The diesel engine operates with a much higher compression ratio (CR) than does a gasoline engine, and therefore is manufactured with structurally stronger components capable of handling this design feature. This higher CR results in a much higher cylinder pressure and temperature; therefore a greater expansion rate occurs when the piston is driven down the cylinder on its power stroke than occurs in a gasoline engine. CR is the difference between the volume of air remaining above the piston while at bottom dead center (BDC), versus that at top dead center (TDC). Typically a gasoline engine will operate with CRs between 9 and 10.5:1, while a DI (direct-injected) diesel CR usually varies between 15 and 17:1. IDI (indirect-injected) engine model CRs usually range between 18 and 23:1. These high CRs result in compressed air temperatures prior to the delivery of fuel from the fuel injector, typically in a range between 649°C to 927°C (1,200°F to 1,700°F). This hot air converts the injected fuel from an atomized liquid to a vapor to permit self-ignition (it establishes a flame front) without the need for a spark plug.


Diesel's original concept was for his slow-speed engine to operate on a constant-pressure design throughout the power stroke, obtained by continually injecting both compressed air and fuel. To increase the efficiency of the diesel cycle, his first engines used no cooling system, with disastrous results. Later engines, with cooling systems, corrected this part of the problem but resulted in cylinder heat losses accompanied by frictional, radiated, and exhaust heat losses. In addition, although compressed air and fuel were supplied to the cylinder throughout the power stroke, the increasing cylinder volume as the piston moved down on its power stroke was unable to maintain a high enough air temperature and pressure to sustain effective combustion, therefore the air/fuel ratio was not conducive to continued combustion. In today's electronically controlled high-speed diesel engines, fuel is injected for a number of degrees after top dead center (ATDC). This maintains cylinder pressure at a fairly constant level for a given time period, even though there is an increase in clearance volume above the descending piston. Engineers designing and testing engines like to compare the air standard cycles under actual engine performance with corresponding values for highly idealized cycles based on certain simplified assumptions.


The energy used and returned to the engine crankshaft/flywheel is illustrated in Figure 2, showing a PV (pressure-volume) diagram for a turbocharged and direct-injected high-speed heavy-duty four-stroke-cycle diesel engine. This schematic simplifies the internal operation of a piston throughout its four strokes. In Figure 3 we show the actual combustion operating principle in graphic form, with the piston at 90 degrees before TDC and at 90 degrees ATDC.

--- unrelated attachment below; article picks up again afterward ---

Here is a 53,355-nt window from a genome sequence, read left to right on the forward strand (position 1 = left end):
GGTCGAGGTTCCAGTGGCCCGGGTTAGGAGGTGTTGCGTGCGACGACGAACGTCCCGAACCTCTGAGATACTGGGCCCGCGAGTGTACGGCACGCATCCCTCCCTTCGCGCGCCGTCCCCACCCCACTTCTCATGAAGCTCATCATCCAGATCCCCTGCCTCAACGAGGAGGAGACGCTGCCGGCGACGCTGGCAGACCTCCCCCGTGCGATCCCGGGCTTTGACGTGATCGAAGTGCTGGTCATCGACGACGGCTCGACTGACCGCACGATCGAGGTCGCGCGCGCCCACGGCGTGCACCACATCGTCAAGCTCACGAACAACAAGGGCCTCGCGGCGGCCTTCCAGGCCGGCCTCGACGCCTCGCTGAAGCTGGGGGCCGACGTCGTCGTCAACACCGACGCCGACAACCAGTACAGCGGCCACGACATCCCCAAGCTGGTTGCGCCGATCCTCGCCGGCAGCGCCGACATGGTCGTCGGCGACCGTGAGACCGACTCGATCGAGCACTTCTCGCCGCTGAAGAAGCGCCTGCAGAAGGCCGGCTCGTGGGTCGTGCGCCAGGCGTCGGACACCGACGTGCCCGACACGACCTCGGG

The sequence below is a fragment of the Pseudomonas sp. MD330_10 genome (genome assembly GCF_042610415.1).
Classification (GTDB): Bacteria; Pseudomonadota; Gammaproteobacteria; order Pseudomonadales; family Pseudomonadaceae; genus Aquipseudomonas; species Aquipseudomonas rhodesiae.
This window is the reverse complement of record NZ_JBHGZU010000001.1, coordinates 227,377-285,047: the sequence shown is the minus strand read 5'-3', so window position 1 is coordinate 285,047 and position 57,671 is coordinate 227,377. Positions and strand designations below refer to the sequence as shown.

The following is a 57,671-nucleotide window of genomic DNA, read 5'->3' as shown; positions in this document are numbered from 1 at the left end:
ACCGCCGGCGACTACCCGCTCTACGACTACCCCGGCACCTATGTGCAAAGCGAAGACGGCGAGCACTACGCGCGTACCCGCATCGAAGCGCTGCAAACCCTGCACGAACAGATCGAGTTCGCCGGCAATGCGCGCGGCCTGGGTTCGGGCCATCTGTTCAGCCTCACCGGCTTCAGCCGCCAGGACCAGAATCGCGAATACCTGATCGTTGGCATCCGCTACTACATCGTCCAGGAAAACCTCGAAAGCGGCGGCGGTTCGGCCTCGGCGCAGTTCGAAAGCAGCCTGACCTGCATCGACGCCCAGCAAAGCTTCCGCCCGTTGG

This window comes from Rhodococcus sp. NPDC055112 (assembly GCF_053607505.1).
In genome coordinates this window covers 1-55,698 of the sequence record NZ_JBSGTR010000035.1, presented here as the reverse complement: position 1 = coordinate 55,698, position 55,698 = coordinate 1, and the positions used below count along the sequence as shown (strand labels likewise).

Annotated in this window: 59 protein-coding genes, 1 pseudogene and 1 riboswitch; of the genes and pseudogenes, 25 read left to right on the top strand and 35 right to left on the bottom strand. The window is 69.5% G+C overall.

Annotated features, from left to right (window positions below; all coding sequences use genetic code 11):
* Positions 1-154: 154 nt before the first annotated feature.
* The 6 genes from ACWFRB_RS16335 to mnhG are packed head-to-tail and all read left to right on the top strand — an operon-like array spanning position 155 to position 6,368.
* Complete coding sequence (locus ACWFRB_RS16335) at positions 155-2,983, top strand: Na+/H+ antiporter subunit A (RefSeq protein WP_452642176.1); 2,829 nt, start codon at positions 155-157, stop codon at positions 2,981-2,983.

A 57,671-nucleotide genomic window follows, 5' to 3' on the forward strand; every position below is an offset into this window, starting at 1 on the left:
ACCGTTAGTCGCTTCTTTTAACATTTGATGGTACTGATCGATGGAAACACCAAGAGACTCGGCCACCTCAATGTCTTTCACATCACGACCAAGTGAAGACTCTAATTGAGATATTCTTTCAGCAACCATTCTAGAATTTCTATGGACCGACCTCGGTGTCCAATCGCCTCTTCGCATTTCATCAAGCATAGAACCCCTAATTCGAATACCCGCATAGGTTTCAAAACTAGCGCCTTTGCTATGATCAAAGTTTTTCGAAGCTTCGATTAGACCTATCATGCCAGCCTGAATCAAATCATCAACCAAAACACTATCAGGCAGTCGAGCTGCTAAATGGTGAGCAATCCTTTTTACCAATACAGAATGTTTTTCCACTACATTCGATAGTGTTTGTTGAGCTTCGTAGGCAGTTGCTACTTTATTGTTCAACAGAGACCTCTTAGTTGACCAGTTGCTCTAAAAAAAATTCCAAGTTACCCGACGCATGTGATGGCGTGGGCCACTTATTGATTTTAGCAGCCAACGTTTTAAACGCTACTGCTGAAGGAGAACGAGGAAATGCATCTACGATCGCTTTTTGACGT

In Figure 2 you can see that from position 1 to 2 the piston moves down the cylinder on the intake stroke as it is filled with turbocharger boost air higher than atmospheric pressure, as indicated in line Pl. Depending on the valve timing, actual inlet valve closure will control the degree of trapped cylinder air pressure. In this example, compression starts at position 2, as the piston moves up the cylinder. Fuel is injected at a number of degrees BTDC (before top dead center), and there is both a pressure and a temperature rise as the fuel starts to burn from positions 3 to 4. As the piston moves away from TDC on its power stroke, positions 4 to 5, the continuous injection of fuel, provide a constant pressure for a short number of crankshaft degrees. From positions 5 to 6, the piston is driven downward by the pressure of the expanding gases. The point at which the exhaust valves open BBDC (before bottom dead center) depends on the make and model of the engine used. The work represented by area 6–7–2 is available to the hot end of the turbocharger (turbine wheel) from the hot, pressurized exhaust gases. Line PA indicates atmospheric pressure along points 9–10–11. The exhaust manifold pressure is shown as line PB and the exhaust gas blow-down energy is represented by points 6–9–10. The exhaust process from the engine cylinder is shown among points 6, 13 and 12, where 6 through 13 is the blow-down period when the exhaust valves open and the high-pressure gases expand into and through the exhaust manifold. From points 13 to 12 the piston moves from BDC to TDC, displacing most of the exhaust gas out of the cylinder. Therefore the potential work of the exhaust gases in this turbocharged engine is represented by the crosshatched areas identified as points 10–11–12–13. The maximum energy to drive the turbine of the turbocharger is that shown in the area identified as points 6–9–10 and 10–11–12 and 13. Ideally during points 6–9–10, if both the cylinder pressure and the turbocharger inlet pressure could both be maintained at equal levels before the piston moves upward from BDC on its exhaust stroke, a system close to ideal would be created when using a pulse turbocharger system.